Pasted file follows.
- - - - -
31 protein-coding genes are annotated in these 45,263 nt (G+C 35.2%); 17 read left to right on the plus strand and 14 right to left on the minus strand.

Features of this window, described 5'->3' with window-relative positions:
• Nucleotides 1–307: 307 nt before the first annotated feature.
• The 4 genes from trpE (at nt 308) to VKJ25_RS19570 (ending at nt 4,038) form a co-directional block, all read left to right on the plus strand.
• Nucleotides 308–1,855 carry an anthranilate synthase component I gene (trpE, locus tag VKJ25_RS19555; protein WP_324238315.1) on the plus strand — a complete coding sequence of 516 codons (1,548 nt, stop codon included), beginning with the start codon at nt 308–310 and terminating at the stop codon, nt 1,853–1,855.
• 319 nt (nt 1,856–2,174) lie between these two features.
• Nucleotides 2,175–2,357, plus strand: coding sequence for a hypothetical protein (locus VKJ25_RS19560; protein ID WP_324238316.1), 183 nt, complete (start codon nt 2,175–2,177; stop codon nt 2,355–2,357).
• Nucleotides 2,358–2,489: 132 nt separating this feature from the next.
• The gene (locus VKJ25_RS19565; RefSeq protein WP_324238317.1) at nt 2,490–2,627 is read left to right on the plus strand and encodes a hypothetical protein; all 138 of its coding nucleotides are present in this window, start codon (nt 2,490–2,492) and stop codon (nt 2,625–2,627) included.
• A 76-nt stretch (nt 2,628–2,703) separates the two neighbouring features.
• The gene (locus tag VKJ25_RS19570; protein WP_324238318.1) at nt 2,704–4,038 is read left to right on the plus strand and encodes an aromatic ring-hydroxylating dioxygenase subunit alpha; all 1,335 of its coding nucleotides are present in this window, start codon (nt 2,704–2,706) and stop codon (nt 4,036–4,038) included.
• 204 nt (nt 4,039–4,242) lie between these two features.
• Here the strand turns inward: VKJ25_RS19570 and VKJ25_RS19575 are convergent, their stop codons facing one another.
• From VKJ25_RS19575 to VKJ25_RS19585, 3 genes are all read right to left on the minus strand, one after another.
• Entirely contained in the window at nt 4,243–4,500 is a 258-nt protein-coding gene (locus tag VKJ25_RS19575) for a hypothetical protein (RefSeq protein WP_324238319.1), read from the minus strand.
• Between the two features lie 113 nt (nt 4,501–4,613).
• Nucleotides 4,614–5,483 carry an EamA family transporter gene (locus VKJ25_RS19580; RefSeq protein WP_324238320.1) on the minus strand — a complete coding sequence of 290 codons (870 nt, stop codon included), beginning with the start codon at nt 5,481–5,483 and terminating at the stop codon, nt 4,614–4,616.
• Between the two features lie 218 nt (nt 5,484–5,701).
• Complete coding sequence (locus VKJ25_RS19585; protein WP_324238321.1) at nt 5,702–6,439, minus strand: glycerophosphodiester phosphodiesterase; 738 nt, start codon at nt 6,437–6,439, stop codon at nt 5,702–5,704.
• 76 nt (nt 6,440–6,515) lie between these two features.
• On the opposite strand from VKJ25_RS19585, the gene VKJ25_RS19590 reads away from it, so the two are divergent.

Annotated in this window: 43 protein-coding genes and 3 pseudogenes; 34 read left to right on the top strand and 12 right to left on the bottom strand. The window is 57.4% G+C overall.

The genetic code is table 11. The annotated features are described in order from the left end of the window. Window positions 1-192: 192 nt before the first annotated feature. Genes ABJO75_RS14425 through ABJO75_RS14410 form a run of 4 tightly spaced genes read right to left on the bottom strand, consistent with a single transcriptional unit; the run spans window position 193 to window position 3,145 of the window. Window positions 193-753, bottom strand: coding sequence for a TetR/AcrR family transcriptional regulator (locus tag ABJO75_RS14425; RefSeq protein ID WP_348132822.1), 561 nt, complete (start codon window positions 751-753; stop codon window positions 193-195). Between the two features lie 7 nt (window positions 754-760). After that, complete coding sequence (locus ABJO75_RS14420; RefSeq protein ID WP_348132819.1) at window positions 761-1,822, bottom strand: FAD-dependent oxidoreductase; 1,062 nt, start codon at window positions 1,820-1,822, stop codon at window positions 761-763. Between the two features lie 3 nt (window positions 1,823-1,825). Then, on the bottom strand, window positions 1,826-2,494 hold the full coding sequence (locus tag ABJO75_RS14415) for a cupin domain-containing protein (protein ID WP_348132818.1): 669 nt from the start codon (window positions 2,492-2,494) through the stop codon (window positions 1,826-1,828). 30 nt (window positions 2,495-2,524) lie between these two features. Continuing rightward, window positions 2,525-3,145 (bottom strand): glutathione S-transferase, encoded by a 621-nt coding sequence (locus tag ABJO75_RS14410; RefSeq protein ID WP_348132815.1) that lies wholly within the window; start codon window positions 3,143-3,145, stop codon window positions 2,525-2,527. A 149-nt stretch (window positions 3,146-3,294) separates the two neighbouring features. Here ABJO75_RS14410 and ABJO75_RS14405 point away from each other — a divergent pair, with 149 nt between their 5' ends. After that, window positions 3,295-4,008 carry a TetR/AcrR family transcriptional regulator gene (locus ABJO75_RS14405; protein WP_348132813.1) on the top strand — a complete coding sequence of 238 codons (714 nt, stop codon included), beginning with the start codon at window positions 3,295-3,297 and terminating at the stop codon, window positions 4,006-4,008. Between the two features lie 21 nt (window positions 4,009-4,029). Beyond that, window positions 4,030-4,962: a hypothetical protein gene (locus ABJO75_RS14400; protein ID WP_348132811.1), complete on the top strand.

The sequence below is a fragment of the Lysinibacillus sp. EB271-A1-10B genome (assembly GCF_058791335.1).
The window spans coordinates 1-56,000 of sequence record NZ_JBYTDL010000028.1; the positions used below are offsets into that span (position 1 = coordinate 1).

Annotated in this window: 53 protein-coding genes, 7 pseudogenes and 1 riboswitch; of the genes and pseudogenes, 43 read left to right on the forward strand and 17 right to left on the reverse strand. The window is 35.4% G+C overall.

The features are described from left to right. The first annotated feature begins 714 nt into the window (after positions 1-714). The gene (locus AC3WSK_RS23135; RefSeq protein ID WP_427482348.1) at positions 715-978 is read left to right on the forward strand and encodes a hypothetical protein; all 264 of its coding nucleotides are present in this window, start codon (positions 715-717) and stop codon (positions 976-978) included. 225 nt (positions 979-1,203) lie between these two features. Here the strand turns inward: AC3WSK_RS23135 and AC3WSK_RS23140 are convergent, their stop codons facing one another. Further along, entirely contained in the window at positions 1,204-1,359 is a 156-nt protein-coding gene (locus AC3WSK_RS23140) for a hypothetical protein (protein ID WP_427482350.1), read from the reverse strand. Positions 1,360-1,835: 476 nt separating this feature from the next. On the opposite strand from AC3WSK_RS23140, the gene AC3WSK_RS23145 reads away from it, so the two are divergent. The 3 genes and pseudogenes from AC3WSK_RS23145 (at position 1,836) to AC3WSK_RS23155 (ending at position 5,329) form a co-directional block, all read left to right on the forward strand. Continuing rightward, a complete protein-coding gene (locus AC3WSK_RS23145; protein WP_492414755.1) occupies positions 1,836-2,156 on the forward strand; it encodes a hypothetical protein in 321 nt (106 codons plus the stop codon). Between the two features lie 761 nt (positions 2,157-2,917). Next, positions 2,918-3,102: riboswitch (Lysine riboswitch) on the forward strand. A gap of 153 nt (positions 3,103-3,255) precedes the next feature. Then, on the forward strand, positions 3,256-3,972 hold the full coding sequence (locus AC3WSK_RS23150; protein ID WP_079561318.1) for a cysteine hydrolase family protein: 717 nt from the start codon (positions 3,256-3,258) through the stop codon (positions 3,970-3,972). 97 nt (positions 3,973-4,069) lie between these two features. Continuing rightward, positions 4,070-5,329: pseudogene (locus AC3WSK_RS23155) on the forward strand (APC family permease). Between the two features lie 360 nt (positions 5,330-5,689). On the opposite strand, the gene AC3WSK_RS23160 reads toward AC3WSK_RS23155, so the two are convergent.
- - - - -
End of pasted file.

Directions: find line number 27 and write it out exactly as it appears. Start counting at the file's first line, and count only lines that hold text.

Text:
The features are described from left to right. The first annotated feature begins 714 nt into the window (after positions 1-714). The gene (locus AC3WSK_RS23135; RefSeq protein ID WP_427482348.1) at positions 715-978 is read left to right on the forward strand and encodes a hypothetical protein; all 264 of its coding nucleotides are present in this window, start codon (positions 715-717) and stop codon (positions 976-978) included. 225 nt (positions 979-1,203) lie between these two features. Here the strand turns inward: AC3WSK_RS23135 and AC3WSK_RS23140 are convergent, their stop codons facing one another. Further along, entirely contained in the window at positions 1,204-1,359 is a 156-nt protein-coding gene (locus AC3WSK_RS23140) for a hypothetical protein (protein ID WP_427482350.1), read from the reverse strand. Positions 1,360-1,835: 476 nt separating this feature from the next. On the opposite strand from AC3WSK_RS23140, the gene AC3WSK_RS23145 reads away from it, so the two are divergent. The 3 genes and pseudogenes from AC3WSK_RS23145 (at position 1,836) to AC3WSK_RS23155 (ending at position 5,329) form a co-directional block, all read left to right on the forward strand. Continuing rightward, a complete protein-coding gene (locus AC3WSK_RS23145; protein WP_492414755.1) occupies positions 1,836-2,156 on the forward strand; it encodes a hypothetical protein in 321 nt (106 codons plus the stop codon). Between the two features lie 761 nt (positions 2,157-2,917). Next, positions 2,918-3,102: riboswitch (Lysine riboswitch) on the forward strand. A gap of 153 nt (positions 3,103-3,255) precedes the next feature. Then, on the forward strand, positions 3,256-3,972 hold the full coding sequence (locus AC3WSK_RS23150; protein ID WP_079561318.1) for a cysteine hydrolase family protein: 717 nt from the start codon (positions 3,256-3,258) through the stop codon (positions 3,970-3,972). 97 nt (positions 3,973-4,069) lie between these two features. Continuing rightward, positions 4,070-5,329: pseudogene (locus AC3WSK_RS23155) on the forward strand (APC family permease). Between the two features lie 360 nt (positions 5,330-5,689). On the opposite strand, the gene AC3WSK_RS23160 reads toward AC3WSK_RS23155, so the two are convergent.